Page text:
Mainstream film critics are the last people who we should be listening to about anything.
As we’ve seen before, some people think that we shouldn’t speak ill of the dead, even if they’ve been dead for over a decade and spent their careers judging the work of others. We are going to speak ill of several dead people in the following article, so the more sensitive should probably stop reading now.
If there is one certainty in the world of film criticism, it is this: history will not look kindly at their opinions. Not all, of course – there has always been great and incisive film writing out there. But particularly in the case of the critics who are employed to spout instant opinions on the week’s new releases that have been seen in refined screening rooms surrounded by their peers, slightly pickled on free drinks, the list of great movies dismissed and long-forgotten movies praised to the sky is endless. The pomposity and arrogance of the traditional film critic, offering his or her pearls of ill-considered judgement from a place of moral indignation or cultural snobbery can never be overstated, and history is rarely kind to them. Be it Derek Hill in Sight and Sound saying that Hammer‘s The Curse of Frankenstein was “immediately reminiscent of concentration camp atrocities”, the vitriolic attacks on Michael Powell’s Peeping Tom (the ever-reliable Hill commenting that “the only really satisfactory way to dispose of Peeping Tom would be to shovel it up and flush it swiftly down the nearest sewer”), the booing of Twin Peaks: Fire Walk With Me or countless other examples between and since, mainstream film critics have long signalled their reactionary, short-sighted lack of imaginations and cultural snobbishness. When these critics rise from the swirling masses of anonymity to achieve some sort of fame, their sense of self-importance seems to grow exponentially.
For some, that self-importance is further fuelled by the frothing adulation of fans and the fawning of fellow critics who, after all, not only believe that what they do has huge importance but also hope for some of that adulation for themselves. Roger Ebert was one of those mainstream critics – others include Pauline Kael and Mark Kermode – who developed a slavish following of obsessive (sometimes fanatical) admirers, admittedly often amongst other film writers or those who aspired to be film writers and saw him as an aspirational role model. These writers are evidence that you really can become a celebrity – of sorts – by being a film critic, and for a certain type of person, that’s the thing that matters most. Some of us write about movies because we love movies, some do it because they can make a living from it – but some are driven entirely by their own need to be important. Be it Twitter likes, gushing praise in comment sections or being thrown assorted bones by distributors and filmmakers that they can boast about to the great unwashed, the need for attention is the overriding motivation, much more so than any actual love of movies; that is often a superfluous requirement that can be acquired or simply faked. Even the more infamous critics – the Christopher Tookeys and the Michael Medveds of this world – seem to point a way forward for some. If you dose your reviews up with politics, moralising and fanaticism – from either side of the political divide – and a certain sort of celebrity can be yours. You probably don’t even need to believe what it is that you say.
Growing up, there were two things I knew about Roger Ebert. One was that he’d written Beyond the Valley of the Dolls, which frankly gets a person quite a large pass against anything untoward that they might do in the future. The other was that, alongside his At the Movies co-host Gene Siskel, he’d been a prime agitator against horror movies in the 1980s. While the entirely talentless Siskel had been by far the worst offender – at one point actually encouraging readers of his Chicago Tribune column to write protest letters not just to the producers but also the star of Friday 13th, which is nothing short of despicable – Ebert had eagerly joined in with a vitriolic condemnation of everything from I Spit on Your Grave to Silent Night Deadly Night, calling for censorship and boycotts. These were moves that went far beyond mere criticism and seemed especially odd from a man who wrote a film that opens with a woman having a gun forced into her mouth and who had previously expressed affection for Last House on the Left. The long debate and outrage in Fangoria magazine was my only awareness of Ebert’s work, and I assumed him to be a reactionary US version of the infamously awful British TV film reviewing blowhard Barry Norman, a man who we might call the worst British mainstream critic of all time if he hadn’t been briefly replaced on his TV show by Michael Parkinson, who will forever live in infamy for this extraordinary ‘review’ of Paul Verhoeven’s Flesh + Blood:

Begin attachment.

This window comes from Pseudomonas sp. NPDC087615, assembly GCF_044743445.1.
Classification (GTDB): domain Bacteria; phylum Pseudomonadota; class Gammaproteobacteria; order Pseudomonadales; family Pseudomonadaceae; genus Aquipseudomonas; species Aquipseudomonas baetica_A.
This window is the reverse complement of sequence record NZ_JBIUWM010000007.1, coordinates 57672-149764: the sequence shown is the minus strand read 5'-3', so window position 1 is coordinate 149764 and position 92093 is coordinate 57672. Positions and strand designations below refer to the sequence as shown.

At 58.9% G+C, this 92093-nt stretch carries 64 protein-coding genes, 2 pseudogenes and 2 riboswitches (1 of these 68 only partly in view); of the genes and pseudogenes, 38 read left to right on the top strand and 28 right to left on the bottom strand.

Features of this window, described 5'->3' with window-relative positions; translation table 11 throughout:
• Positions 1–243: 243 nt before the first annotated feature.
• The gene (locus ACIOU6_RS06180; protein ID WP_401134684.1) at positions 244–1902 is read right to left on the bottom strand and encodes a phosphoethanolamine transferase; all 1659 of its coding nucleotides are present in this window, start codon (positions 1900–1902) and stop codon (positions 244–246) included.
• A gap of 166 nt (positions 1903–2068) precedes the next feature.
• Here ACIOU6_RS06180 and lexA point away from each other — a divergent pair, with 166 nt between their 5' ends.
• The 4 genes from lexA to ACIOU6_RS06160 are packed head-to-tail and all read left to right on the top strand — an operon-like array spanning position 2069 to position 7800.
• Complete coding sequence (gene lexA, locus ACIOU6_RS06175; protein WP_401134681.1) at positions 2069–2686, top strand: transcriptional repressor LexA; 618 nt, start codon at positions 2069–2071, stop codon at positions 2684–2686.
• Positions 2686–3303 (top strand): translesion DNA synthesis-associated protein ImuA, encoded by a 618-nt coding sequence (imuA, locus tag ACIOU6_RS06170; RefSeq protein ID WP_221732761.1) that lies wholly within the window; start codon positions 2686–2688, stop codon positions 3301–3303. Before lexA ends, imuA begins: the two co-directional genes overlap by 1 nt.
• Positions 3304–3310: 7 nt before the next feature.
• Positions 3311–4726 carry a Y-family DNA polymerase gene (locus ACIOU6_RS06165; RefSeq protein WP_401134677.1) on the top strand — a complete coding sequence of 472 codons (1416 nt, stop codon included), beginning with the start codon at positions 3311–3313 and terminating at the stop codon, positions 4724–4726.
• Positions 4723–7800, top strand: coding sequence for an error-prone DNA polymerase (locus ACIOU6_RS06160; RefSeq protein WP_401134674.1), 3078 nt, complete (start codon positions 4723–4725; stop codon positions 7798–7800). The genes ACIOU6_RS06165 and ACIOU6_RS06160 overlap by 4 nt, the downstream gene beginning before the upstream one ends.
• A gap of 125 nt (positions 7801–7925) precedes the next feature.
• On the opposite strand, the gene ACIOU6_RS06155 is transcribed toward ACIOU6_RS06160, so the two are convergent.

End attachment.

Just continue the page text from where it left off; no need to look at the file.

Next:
As an actual writer, Ebert didn’t even enter my consciousness until shortly before his death, when he began to post his reviews online, dating back to 1967. I would come across these from time to time and was forced to admit that Ebert sometimes had a powerful way with words, even if his actual opinions on films not only seemed often far removed from my own but also was often spectacularly clueless, missing the entire point of a movie that he was overly keen to sneeringly dismiss. It brought up the question about critics of any sort that is hard to answer: given that their job is to express opinions, can you still admire their writing even if those opinions are more often than not ‘wrong’? Is a good turn of phrase enough compensation for spectacularly missing the point? Or, conversely, is reading something that you agree with more important than reading a well-written argument that you ultimately disagree with? I’m still not sure. I can accept a considered opinion that I completely disagree with; I’m less forgiving if it is a tossed-off dismissal. Danny Peary, author of the Cult Movies books and the still-essential Guide for the Film Fanatic was a fine example of the former; practitioners of the latter are too numerous to count.
Ebert was famous enough to warrant a documentary based on his autobiography, both called Life Itself, which probably makes him the role model for and envy of every attention-hungry hack – how many journalists of any sort have that honour? The film was entirely caught up in the adulation and cult of personality surrounding the writer. It’s not completely a hagiography, but it’s not far short, and any flaws that Ebert might have had as a person are either brushed aside or elevated to some major personal battle. So the story takes us from him being the life and soul of the bar scene to entering AA meetings without much sense of the journey between those places, yet seems to want to make his professional rivalry with the appalling Siskel into something grander than two bloated egotists in bad jumpers battling for attention on local TV. I’m not knocking egotism – it’s ego that drives us all. I’m writing this review now in the egotistical belief that some people will actually care about my opinion. But it’s hardly the stuff of great drama.